Opinion: Colorado River Water Fight that Pit California Against the West May Evaporate — For Now

When California and six other Western states failed to meet a Jan. 31 federal deadline for deciding how to allocate water from the drought-ravaged Colorado River that supplies drinking water to 40 million people — 1 in 8 Americans — it was the Golden State that called the others all wet.

Citing the labyrinthine world of vested water rights, which guarantees it the most water from the 1,450-mile-long river, California objected to a plan backed by the other states — Arizona, Nevada, Colorado, Wyoming, New Mexico and Utah — on the grounds it should not have to bear an equal share of the federal government’s call for an annual reduction in Colorado River water of at least 15 percent.

Colorado River-river-Climate Change-Sandra L. Kerl-Water Authority

Water Authority Testifies on California’s Efforts to Support the Colorado River

During state Assembly testimony on Tuesday, May 2, San Diego County Water Authority General Manager Sandra L. Kerl highlighted the steps taken by the Water Authority and partner water agencies across California to support the Colorado River in the era of climate change.

Kerl joined representatives from the Colorado River Board of California, the Imperial Irrigation District, Metropolitan Water District of Southern California, the California Natural Resources Agency, and the environmental community. A theme throughout the hearing was that California is prepared to do more to help the river, but all seven Basin states must be involved in a consensus-based approach.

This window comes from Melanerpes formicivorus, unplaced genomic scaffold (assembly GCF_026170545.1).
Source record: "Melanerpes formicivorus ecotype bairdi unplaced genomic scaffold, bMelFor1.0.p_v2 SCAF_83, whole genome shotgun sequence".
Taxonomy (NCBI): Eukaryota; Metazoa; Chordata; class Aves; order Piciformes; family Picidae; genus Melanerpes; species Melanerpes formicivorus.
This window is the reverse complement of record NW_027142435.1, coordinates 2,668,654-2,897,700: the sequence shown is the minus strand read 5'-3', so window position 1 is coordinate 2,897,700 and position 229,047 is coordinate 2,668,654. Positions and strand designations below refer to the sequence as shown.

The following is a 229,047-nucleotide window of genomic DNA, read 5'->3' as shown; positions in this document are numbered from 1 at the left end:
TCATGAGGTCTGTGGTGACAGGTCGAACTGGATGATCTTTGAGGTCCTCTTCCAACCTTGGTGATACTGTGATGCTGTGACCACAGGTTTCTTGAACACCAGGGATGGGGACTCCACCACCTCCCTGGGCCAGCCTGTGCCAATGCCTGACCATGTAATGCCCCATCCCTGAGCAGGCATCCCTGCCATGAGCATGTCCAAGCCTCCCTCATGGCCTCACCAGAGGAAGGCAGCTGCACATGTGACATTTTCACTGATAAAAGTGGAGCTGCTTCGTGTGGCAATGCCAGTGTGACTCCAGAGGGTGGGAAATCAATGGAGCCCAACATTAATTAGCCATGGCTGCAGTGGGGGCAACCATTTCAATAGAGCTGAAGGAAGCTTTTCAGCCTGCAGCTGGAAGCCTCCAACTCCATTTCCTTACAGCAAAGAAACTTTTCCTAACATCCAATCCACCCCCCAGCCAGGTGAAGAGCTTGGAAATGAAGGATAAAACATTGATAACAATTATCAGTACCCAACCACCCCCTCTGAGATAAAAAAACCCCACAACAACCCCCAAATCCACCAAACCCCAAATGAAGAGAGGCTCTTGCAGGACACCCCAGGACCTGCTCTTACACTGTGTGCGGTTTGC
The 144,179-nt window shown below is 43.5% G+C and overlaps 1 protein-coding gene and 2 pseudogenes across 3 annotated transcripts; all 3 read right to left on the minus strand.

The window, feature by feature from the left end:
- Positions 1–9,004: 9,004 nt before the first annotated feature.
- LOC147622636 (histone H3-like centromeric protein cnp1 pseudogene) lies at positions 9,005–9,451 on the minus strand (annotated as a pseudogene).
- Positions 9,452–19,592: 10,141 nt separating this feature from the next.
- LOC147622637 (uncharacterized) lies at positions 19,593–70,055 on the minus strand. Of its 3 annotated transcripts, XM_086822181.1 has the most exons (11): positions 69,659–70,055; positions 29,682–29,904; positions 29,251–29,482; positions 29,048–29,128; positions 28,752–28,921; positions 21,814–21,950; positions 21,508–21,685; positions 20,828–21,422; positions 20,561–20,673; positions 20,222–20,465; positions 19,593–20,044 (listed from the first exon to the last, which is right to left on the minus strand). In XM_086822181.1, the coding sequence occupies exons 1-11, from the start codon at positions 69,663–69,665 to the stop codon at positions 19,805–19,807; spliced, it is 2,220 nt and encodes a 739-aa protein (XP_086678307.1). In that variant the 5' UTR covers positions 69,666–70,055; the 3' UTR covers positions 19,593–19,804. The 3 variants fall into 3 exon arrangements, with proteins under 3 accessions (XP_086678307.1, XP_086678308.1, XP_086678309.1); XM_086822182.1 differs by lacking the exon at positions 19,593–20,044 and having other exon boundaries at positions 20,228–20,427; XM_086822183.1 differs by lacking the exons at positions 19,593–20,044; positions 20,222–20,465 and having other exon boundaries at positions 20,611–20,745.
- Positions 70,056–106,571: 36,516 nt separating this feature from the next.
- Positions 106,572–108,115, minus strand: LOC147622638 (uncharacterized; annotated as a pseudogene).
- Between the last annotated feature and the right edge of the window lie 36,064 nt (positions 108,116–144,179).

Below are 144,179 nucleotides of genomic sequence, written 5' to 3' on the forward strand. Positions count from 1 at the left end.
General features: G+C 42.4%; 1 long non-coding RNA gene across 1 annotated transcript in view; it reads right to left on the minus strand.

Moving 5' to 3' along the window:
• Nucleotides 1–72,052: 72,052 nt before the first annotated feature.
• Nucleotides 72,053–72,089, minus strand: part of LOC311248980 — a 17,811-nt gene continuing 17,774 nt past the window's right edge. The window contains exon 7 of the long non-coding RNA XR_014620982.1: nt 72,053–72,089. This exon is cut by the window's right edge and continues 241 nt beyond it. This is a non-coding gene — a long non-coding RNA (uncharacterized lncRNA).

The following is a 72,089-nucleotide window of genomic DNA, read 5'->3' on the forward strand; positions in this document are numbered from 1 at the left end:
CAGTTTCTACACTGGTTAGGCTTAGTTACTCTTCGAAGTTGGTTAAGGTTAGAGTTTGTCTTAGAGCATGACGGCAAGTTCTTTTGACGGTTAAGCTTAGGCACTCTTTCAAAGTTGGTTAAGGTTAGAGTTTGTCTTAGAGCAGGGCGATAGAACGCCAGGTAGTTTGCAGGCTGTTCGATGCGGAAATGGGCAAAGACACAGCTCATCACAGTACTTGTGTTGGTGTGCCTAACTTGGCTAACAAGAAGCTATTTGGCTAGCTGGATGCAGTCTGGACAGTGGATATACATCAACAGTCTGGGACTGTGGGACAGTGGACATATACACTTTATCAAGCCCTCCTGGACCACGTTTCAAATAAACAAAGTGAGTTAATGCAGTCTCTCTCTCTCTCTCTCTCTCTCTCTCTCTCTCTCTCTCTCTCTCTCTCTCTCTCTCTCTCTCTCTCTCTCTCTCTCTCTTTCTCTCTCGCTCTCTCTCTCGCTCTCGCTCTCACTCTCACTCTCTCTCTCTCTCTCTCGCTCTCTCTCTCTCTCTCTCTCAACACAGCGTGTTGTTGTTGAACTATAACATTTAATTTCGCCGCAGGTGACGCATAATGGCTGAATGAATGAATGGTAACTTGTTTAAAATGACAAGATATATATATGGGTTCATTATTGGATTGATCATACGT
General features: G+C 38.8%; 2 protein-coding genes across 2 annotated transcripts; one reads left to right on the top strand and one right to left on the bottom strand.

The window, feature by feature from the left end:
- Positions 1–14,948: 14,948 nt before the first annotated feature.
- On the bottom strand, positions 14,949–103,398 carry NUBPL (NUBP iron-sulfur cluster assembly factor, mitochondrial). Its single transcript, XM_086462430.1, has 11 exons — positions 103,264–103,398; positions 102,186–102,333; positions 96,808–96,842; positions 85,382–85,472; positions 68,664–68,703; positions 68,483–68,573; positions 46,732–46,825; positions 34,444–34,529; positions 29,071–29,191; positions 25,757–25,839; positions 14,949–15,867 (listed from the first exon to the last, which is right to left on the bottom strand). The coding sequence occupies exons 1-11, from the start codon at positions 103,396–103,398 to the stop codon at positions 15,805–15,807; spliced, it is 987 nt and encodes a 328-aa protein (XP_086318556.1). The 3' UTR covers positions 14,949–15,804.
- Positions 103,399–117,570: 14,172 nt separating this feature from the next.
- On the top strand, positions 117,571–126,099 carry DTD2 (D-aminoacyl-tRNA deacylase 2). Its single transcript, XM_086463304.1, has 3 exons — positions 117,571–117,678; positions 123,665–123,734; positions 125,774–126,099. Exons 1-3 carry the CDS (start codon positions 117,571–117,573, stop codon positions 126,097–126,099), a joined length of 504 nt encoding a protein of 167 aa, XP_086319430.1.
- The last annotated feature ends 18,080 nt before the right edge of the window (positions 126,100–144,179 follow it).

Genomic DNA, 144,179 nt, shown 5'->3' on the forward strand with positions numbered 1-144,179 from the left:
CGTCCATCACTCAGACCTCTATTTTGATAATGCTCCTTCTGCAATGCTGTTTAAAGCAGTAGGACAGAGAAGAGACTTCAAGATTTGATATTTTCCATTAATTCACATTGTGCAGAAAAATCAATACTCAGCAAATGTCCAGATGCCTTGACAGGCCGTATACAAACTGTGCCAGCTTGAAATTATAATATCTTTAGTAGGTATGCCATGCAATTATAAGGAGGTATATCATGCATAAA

“When you ask how California is responding and preparing for the effects of climate change, I offer the San Diego region’s focus on a diversified water supply portfolio as an example of focusing on conservation and water management while also developing new drought-proof supplies,” Kerl told the committee.

Climate change and water supply

Tuesday’s hearing before the state Assembly Committee on Water, Parks, and Wildlife in Sacramento focused on the effects of climate change on the Colorado River and actions California water agencies have taken to address the river’s challenges.

More than 20 years of drought have led to record low elevation levels in lakes Mead and Powell, the two critical reservoirs California and the Lower Basin depend on for their river supplies. While heavy storms this winter and spring improved river conditions, concerns remain over the long-term effects of climate change. Efforts are underway to find lasting, durable solutions for the river.

Kerl highlighted the leadership California has shown in conservation through the 2003 Quantification Settlement Agreement or QSA, which has enabled California to live within its 4.4-million-acre-foot apportionment while helping the U.S. Bureau of Reclamation manage river supplies. At the center of the QSA, is the conserved water transfer agreement between the Water Authority and the Imperial Irrigation District.

“In total, our QSA partnerships have conserved more than 3 million acre-feet of Colorado River water since 2003 and done so in a way that supports California’s critical agricultural economy, funds socio-economic needs, and addresses the environment, most importantly the Salton Sea,” Kerl said. She noted that the QSA is an example for other Basin states to follow in implementing conservation.

Collaboration on Colorado River Basin solutions

Kerl and others expressed hope that Basin states can collaborate to keep the water flowing for all river users.

“I am confident that we will find a shared solution that moves us forward to conserve the water we need to stabilize the system and then look forward to guideline updates,” said California Natural Resources Agency Secretary Wade Crowfoot.

His comments referenced upcoming discussions on the river’s future operating guidelines, which take effect in 2026.

Colorado River Board of California Chairman JB Hamby from the Imperial Irrigation District said, “California is working with our in-state stakeholders, tribes, and Mexico via the United States to be able to deal with this in the next short-term basis and the long term.”